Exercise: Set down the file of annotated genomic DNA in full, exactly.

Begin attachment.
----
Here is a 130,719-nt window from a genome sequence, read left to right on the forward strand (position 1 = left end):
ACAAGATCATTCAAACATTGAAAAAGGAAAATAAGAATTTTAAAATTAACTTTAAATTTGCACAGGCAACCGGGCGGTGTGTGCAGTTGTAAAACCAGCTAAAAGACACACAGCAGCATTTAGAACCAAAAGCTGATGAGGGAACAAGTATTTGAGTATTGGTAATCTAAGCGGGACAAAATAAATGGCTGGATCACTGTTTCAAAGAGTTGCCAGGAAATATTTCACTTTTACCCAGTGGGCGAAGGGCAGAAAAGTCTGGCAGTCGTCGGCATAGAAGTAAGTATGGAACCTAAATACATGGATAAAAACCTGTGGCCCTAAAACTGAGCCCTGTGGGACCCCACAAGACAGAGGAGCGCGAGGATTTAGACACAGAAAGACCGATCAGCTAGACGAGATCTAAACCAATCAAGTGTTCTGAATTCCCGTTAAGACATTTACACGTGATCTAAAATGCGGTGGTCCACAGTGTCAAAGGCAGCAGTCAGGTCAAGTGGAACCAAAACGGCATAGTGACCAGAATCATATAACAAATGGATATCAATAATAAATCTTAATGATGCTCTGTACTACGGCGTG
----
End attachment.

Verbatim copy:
Here is a 130,719-nt window from a genome sequence, read left to right on the forward strand (position 1 = left end):
ACAAGATCATTCAAACATTGAAAAAGGAAAATAAGAATTTTAAAATTAACTTTAAATTTGCACAGGCAACCGGGCGGTGTGTGCAGTTGTAAAACCAGCTAAAAGACACACAGCAGCATTTAGAACCAAAAGCTGATGAGGGAACAAGTATTTGAGTATTGGTAATCTAAGCGGGACAAAATAAATGGCTGGATCACTGTTTCAAAGAGTTGCCAGGAAATATTTCACTTTTACCCAGTGGGCGAAGGGCAGAAAAGTCTGGCAGTCGTCGGCATAGAAGTAAGTATGGAACCTAAATACATGGATAAAAACCTGTGGCCCTAAAACTGAGCCCTGTGGGACCCCACAAGACAGAGGAGCGCGAGGATTTAGACACAGAAAGACCGATCAGCTAGACGAGATCTAAACCAATCAAGTGTTCTGAATTCCCGTTAAGACATTTACACGTGATCTAAAATGCGGTGGTCCACAGTGTCAAAGGCAGCAGTCAGGTCAAGTGGAACCAAAACGGCATAGTGACCAGAATCATATAACAAATGGATATCAATAATAAATCTTAATGATGCTCTGTACTACGGCGTG